August 28, 2019 | By Sikh Siyasat Bureau
Chandigarh: Every second police personnel surveyed by NGO Common Cause and Lokniti feel that Muslims are likely to be “naturally prone” to committing crimes.
The finding was part of “2019 Status of Policing in India Report” recently released by former Supreme Court of India (SCI) judge J Chelameswar on Tuesday (August 27).
It also found that 35 per cent of police personnel interviewed for the survey think it is natural for a mob to punish the “culprit” in cases of cow slaughter.
The survey found that 37 per cent personnel interviewed feel that for minor offences, a small punishment should be handed out by the police rather than a legal trial. It found that 72 per cent police personnel experience “political pressure” during investigation of cases involving influential persons.
“One committed officer can make all the difference. But who will put that one officer there,” Justice Chelameswar said. He also narrated his experiences as a judge in dealing with cases where the police had sidestepped the rules.
“What is the training we give our officers? (A) six-month crash course on civil and Criminal Procedure Codes, the (Indian) Penal Code and the Evidence Act cannot be deemed sufficient,” he said. Speaking about the need to insulate police personnel from political influence, the retired judge said: “Transfer as a form of punishment for displeasing someone is a problem. Even judges, who hold Constitutional posts, are not protected from undue transfers.”
In October last year, the Delhi High Court in its judgment on the Hashimpura massacre case relied on the 2018 edition of the Status of Policing in India Report to establish institutional bias of the police force against Muslims to convict 16 policemen for killing 42 people in 1987. The trial court had acquitted the policemen for lack of motive.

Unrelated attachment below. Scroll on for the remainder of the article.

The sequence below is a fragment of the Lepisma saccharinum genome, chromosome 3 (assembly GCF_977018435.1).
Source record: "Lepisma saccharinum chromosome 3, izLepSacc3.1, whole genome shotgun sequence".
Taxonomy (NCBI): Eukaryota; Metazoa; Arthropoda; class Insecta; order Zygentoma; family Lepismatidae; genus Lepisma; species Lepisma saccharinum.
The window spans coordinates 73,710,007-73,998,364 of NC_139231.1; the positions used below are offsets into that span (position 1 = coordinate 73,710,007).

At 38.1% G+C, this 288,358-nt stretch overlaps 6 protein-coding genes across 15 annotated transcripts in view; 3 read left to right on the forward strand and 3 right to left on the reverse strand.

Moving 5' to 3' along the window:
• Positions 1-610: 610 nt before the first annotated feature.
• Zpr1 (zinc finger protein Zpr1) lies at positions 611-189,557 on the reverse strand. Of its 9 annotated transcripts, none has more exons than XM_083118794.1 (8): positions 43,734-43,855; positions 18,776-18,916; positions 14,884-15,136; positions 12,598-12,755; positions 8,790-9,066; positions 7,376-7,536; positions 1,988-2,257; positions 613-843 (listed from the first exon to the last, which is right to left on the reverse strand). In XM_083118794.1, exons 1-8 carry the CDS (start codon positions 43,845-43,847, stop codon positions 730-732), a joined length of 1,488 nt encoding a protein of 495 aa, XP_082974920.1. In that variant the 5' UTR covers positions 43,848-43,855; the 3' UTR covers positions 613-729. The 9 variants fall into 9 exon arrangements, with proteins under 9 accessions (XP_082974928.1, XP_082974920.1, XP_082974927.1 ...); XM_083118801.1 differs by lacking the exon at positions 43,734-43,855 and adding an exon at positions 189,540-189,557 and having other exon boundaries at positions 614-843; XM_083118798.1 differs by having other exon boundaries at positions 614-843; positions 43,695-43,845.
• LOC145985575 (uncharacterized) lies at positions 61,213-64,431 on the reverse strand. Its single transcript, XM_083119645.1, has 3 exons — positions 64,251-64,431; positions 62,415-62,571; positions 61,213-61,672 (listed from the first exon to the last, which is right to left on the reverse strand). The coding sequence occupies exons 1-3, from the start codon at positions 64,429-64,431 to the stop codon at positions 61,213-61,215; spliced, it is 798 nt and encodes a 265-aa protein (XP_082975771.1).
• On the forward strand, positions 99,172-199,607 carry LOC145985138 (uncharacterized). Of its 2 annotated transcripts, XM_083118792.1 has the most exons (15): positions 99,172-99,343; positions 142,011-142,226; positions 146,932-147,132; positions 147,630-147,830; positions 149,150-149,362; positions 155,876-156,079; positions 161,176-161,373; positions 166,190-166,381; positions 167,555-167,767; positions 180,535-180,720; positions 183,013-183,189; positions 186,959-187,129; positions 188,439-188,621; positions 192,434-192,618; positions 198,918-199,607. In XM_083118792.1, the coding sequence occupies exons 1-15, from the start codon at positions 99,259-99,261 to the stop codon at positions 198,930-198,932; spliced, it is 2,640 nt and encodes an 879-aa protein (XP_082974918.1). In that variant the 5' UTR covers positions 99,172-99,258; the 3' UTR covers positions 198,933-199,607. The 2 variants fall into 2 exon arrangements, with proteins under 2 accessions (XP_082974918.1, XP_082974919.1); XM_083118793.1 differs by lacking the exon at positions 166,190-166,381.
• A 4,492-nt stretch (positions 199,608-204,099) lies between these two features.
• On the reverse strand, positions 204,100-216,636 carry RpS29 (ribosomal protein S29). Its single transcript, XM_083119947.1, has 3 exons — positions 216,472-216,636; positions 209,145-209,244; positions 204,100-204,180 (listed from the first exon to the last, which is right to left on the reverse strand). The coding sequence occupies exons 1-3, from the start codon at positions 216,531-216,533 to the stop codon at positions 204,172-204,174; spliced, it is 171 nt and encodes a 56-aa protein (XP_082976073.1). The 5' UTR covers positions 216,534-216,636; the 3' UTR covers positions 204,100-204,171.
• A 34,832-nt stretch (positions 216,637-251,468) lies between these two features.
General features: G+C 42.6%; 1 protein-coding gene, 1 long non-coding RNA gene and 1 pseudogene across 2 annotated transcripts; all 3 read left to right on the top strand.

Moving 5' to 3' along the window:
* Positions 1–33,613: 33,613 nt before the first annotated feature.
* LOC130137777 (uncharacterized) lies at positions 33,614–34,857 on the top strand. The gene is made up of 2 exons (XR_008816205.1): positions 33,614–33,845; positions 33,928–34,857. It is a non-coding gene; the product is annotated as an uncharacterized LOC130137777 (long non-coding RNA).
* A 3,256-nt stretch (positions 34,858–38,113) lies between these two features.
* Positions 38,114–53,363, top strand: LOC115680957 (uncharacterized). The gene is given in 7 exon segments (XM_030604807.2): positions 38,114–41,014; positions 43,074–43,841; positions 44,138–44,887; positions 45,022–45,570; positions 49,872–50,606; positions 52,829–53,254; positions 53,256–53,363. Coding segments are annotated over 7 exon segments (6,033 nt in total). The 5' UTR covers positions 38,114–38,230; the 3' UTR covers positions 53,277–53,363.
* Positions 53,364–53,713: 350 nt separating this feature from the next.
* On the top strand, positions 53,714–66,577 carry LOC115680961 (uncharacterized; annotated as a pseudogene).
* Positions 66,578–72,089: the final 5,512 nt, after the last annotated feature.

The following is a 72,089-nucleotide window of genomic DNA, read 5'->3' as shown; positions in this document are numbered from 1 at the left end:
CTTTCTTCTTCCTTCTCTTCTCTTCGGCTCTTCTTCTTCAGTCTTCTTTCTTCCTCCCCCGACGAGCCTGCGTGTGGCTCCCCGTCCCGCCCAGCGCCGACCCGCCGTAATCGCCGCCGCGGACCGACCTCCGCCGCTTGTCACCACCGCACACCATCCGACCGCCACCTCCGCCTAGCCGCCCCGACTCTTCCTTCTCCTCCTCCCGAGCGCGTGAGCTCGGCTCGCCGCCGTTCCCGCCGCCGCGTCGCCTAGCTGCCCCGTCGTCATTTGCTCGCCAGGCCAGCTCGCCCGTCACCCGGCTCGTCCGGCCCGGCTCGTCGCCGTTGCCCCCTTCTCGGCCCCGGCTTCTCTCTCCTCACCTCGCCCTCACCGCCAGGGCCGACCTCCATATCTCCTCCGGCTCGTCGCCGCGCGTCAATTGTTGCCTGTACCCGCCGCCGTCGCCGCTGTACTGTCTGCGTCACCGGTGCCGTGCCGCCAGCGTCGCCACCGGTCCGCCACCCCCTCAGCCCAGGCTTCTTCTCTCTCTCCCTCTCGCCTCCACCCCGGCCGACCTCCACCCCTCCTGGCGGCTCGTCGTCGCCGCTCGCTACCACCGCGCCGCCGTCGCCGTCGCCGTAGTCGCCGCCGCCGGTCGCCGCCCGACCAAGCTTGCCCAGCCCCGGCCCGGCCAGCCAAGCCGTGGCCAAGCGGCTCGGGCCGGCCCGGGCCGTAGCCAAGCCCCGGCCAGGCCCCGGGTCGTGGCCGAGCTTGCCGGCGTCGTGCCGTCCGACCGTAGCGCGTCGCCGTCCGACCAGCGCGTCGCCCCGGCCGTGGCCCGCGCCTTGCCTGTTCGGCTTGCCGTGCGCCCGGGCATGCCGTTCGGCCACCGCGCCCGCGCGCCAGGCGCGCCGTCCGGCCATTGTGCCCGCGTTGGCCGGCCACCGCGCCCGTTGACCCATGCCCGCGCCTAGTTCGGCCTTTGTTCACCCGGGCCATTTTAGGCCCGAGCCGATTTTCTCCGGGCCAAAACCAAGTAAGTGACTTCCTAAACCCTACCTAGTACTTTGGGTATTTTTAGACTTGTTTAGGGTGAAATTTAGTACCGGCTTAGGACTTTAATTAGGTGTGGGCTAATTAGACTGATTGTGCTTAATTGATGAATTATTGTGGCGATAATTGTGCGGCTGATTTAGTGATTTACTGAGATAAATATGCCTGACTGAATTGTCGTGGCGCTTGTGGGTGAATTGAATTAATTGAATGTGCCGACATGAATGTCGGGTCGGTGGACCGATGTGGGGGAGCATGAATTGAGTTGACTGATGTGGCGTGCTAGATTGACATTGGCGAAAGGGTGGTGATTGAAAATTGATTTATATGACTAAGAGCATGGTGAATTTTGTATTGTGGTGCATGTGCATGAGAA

Brief Background and About Status of Policing in India Report 2019:
Lokniti and Common Cause launched first Status of Policing in India Report: A Study of Performance and Perceptions (SPIR 2018) in May 2018. It was based on an elaborate perception survey and analysed the performance of the police and the levels of citizens’ trust and satisfaction in their day to day working. The present report builds on the first SPIR, analysing sensitivities and service conditions of police personnel; their resources and infrastructure; patterns of their routine contact with common people; and the state of policing apparatus in the country.
The SPIR 2019 is said to be first of its kind in the Indian subcontinent. The views of police personnel and their family members have been taken across Indian subcontinent, and compared, on pressures faced by them and their vulnerabilities.
Besides a survey of close to 12000 police personnel inside police stations or at their residences across India (21 States) the study also includes another sample of 10,595 of their family members who were interviewed.
Comparisons are done State-wise to bring out the variations across India. The study covers the trying working conditions of police personnel, their meagre resources and infrastructure, crime investigation, diversity, people-police contact and police violence. The survey was designed to elicit perceptions of police personnel about their work environments, their sensitivities, attitudes about the society, and levels of capacities and professional skills. The study also uses official data to construct the big picture of policing and its resources in the States and to show the need gaps in various vital areas.
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